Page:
Now on the other side of lockdown, they’ve been dealt a further blow: as Lucien writes on his blog, there’s a new BBC short dance film coming out in collaboration with Sadler’s Wells, called - yes - Strasbourg 1518. Johnston wrote to the BBC about the impact this is likely to have on his production, and the reply from their Head of Business and Legal Affairs is provided. Fair to say, Johnston wasn’t about to back down.

A Slightly Isolated Dog in performance mode.

COVID-19 has brought together theatre-makers in new ways. Created during lockdown, but now able to be performed live and streamed simultaneously (through Boosted Live), is Live Theatre Online - a project that brings together three independent theatre companies (Two Productions, Nightsong and A Slightly Isolated Dog) with three playwrights (Ella Hope Higginson, Carl Bland and Freya Daly Sadgrove). They have been challenged by filmmaker, playwright and actor Paolo Rotondo to create 15-minute works. The writers had two weeks, and the directors and casts now have a fortnight to rehearse and mount the new pieces. It kicks off 9 August in Christchurch at Little Andromeda, before heading to Auckland’s Herald and Wellington’s BATS. Live Theatre Online was initially created with the objective of keeping practitioners working, practising and developing their craft - something that in what are still difficult times for our theatre is most welcomed. “We recognise that theatre must show leadership, resilience, and flexibility, now more than ever,” says Rotondo.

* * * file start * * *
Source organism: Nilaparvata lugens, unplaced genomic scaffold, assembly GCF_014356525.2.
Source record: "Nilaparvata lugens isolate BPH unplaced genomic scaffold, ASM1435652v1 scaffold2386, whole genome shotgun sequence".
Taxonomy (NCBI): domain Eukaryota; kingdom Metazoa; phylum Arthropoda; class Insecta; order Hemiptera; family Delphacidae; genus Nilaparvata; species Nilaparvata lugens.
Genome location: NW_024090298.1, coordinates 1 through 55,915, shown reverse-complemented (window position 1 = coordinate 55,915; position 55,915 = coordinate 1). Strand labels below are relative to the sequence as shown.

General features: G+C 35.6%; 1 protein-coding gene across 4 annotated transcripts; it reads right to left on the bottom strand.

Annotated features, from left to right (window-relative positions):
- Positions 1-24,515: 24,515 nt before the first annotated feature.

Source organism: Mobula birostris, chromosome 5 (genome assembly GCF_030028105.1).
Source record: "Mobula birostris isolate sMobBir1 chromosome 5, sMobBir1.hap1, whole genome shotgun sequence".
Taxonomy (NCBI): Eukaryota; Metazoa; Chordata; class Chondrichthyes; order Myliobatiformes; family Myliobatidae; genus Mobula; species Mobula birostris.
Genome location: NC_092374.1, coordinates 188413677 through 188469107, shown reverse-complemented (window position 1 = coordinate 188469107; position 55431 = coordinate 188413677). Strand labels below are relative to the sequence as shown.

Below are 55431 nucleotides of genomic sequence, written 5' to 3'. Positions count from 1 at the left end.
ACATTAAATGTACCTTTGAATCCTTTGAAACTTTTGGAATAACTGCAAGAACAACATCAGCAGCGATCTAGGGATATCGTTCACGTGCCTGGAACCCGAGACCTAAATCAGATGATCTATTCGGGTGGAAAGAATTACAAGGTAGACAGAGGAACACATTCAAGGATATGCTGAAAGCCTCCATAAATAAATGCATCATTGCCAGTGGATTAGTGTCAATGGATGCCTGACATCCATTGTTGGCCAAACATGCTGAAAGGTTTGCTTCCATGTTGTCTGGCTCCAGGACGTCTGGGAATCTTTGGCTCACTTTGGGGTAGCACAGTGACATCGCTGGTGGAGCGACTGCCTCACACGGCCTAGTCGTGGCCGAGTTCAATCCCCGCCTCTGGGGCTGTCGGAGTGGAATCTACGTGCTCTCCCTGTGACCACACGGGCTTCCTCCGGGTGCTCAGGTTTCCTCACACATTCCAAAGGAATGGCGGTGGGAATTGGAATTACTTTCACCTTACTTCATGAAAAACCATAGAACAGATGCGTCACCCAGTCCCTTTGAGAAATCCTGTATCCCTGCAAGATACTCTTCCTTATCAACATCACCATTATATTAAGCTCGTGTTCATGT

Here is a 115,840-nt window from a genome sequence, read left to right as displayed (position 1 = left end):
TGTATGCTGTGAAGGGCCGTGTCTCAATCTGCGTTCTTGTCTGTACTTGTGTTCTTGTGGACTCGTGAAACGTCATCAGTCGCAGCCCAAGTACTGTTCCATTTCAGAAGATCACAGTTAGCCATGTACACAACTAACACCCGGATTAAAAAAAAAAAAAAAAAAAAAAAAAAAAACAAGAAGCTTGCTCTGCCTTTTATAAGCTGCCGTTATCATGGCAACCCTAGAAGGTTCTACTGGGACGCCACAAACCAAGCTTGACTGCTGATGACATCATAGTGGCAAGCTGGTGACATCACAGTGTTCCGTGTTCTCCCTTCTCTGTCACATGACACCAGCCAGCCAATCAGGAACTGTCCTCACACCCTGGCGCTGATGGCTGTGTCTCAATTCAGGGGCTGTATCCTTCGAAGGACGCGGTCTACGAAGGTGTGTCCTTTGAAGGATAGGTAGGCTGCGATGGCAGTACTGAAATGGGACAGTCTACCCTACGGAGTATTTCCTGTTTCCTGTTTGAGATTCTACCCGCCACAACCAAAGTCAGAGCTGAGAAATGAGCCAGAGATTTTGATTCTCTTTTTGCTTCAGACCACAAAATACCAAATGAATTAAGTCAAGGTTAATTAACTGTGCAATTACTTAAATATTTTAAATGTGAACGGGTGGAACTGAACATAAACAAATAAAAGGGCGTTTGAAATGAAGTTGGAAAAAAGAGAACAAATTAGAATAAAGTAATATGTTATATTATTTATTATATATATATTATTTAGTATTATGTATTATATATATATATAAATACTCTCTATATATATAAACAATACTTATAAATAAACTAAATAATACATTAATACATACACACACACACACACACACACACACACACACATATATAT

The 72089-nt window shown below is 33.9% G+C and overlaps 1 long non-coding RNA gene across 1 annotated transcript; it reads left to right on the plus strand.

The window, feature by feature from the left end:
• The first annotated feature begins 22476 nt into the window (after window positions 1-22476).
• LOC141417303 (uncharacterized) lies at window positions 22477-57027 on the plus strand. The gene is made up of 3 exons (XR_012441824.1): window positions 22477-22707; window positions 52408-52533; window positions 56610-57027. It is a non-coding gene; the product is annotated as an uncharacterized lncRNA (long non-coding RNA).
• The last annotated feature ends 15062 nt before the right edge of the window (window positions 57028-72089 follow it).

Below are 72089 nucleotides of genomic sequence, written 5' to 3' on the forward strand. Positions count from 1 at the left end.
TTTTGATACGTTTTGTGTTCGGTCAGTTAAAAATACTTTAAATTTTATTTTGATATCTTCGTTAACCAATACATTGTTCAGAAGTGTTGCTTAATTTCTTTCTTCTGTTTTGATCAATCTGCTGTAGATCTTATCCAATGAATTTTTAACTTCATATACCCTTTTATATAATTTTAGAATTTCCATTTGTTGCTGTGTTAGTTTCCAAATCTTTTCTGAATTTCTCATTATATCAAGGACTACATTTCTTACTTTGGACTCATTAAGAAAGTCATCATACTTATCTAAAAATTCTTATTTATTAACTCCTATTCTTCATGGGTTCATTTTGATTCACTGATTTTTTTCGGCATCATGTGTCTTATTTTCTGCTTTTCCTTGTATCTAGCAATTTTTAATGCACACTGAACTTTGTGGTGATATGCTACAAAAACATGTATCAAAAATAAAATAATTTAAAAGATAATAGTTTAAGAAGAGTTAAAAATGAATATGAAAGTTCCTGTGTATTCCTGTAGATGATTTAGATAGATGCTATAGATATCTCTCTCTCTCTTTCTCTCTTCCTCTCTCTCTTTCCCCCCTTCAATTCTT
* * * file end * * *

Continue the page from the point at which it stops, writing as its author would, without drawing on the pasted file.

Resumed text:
Strong stands and regional pride

“Māori demand more. We demand better. By removing oppressive colonial statues, we remove the shrapnel from our open wounds.” Here’s Jess Thompson Carr on what to do with those statues on The Big Idea this week. That followed Australian art historian, producer and presenter of terrific museum review podcast The Exhibitionist and runner of ‘Uncomfortable Art Tours’ Alice Procter talking to Kim Hill on RNZ about the darker side of museum collections.

Speaking of museums, here’s a peach of a regular regional newspaper column that bigger newspapers could pick up. ‘Museum Notes’ by Sandi Black of Whanganui Regional Museum in the Whanganui Chronicle delves into everything from the history of the local telephone exchange to why we wear wigs. This column lines us up nicely for election season with a look at the history of the artist and the political cartoon. 

And also in Whanganui, we’ve been alerted to two new paired galleries that opened in January, A Gallery and Gallery 85. They’re currently showing two well-regarded artists Wi Taepa and Marty Vreede, as reported in the Whanganui Chronicle. Taepa started a residency at Gallery 85 on Glasgow Street just before lockdown.

Robyn Maree Pickens with plant at Saari Residence, Finland, 2020. Photo: Jussi Virkkumaa.

New on that excellent platform dedicated to New Zealand artists working globally, Contemporary HUM writer Robyn Maree Pickens speaks with performance artist Essi Kausalainen, a co-fellow at the Saari Residence in the southwest of Finland, which the two completed at the start of 2020. The pair discuss “plants and the more-than-human world, multispecies relations, along with the ramifications of COVID on their wellbeing and practice.”

Like Pickens, James Dignan provides the Otago Daily Times with one of the few remaining art review columns in Dunedin. Here’s Dignan’s latest rich offering

Finally, the gorgeous lockdown-inspired RNZ music series Under Cover is wrapping up in which “musicians cover one another's songs and discuss how COVID-19 has affected them.” The last one sees Warren Maxwell and Troy Kingi in conversation as Kingi starts his Wellington Government House artist residency.